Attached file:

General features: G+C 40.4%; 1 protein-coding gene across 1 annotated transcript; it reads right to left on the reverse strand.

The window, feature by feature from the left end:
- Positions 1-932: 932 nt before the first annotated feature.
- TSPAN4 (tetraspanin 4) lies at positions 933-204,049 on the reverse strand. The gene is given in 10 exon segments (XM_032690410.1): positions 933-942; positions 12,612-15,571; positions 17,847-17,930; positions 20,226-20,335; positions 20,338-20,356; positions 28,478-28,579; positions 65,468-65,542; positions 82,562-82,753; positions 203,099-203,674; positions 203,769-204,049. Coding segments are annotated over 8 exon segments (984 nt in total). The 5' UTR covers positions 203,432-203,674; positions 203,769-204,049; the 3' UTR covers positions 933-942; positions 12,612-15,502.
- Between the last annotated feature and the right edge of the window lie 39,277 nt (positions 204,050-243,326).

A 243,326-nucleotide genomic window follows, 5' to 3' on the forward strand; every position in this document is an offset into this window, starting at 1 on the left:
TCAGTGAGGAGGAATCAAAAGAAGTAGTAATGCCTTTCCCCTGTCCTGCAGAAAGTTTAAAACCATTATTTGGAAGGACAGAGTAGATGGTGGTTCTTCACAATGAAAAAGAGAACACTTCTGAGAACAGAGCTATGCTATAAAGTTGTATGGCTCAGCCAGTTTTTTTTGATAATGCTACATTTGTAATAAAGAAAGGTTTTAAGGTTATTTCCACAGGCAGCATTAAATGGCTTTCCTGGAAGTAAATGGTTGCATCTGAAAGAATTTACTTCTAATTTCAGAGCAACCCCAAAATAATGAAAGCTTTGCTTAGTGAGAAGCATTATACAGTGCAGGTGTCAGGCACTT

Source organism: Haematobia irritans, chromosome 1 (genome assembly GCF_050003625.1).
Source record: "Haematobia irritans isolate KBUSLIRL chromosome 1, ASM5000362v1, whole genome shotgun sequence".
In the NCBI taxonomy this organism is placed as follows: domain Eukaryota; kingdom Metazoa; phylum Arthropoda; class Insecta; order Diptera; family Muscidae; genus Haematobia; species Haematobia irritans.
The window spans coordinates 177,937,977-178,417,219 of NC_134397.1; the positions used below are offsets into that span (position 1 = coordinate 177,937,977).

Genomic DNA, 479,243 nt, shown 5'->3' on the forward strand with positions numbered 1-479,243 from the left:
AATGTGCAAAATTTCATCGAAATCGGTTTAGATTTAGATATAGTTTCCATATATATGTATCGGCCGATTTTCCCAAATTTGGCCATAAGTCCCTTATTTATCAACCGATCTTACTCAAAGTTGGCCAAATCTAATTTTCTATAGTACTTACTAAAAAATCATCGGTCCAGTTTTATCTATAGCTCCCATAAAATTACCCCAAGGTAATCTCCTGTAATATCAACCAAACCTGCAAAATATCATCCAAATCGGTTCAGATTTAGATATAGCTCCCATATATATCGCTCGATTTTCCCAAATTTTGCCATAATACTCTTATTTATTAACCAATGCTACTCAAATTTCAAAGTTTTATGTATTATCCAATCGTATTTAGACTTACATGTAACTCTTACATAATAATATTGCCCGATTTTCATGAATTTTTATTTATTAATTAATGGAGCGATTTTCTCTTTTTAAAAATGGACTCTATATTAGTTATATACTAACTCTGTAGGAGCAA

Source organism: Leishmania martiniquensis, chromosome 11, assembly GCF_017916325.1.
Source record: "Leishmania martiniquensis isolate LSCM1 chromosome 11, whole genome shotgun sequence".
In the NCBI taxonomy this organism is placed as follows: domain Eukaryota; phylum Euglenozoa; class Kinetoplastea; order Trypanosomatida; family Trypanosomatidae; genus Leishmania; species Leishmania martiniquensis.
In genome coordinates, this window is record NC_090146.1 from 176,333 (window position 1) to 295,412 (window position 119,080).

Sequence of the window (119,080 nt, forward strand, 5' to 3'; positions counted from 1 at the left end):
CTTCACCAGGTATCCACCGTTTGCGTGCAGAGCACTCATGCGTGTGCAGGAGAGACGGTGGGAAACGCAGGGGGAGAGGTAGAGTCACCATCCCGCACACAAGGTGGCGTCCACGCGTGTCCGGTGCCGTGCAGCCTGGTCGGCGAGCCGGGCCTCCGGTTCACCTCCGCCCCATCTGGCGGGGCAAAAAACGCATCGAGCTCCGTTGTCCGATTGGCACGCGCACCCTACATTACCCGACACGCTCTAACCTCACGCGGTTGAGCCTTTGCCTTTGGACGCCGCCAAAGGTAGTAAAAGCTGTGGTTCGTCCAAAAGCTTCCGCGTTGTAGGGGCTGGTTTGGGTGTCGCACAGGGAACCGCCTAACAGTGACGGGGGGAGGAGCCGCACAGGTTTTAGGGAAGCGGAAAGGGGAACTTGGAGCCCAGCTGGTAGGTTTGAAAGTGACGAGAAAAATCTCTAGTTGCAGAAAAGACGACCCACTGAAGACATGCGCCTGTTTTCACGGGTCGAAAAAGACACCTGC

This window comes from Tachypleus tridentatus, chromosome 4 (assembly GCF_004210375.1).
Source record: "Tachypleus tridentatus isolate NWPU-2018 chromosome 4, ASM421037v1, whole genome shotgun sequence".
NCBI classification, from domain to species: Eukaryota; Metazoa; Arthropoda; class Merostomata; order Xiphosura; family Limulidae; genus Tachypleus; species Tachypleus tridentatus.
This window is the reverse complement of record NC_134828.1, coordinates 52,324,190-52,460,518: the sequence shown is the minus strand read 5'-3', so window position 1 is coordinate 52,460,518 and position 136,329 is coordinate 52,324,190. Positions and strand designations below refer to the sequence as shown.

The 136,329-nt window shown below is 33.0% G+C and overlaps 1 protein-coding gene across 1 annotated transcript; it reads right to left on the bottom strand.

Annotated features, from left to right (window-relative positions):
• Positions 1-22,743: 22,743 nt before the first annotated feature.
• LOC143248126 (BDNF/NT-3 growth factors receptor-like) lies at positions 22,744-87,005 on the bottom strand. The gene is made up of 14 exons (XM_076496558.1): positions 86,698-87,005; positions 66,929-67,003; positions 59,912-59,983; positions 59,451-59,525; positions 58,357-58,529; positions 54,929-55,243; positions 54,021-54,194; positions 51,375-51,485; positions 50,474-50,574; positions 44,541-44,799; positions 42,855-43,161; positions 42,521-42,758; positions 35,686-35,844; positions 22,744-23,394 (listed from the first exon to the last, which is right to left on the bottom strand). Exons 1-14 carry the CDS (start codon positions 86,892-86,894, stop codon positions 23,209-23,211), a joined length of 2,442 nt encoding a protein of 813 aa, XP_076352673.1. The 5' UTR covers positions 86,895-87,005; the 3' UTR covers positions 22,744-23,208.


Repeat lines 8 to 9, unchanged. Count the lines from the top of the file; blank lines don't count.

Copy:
Source organism: Haematobia irritans, chromosome 1 (genome assembly GCF_050003625.1).
Source record: "Haematobia irritans isolate KBUSLIRL chromosome 1, ASM5000362v1, whole genome shotgun sequence".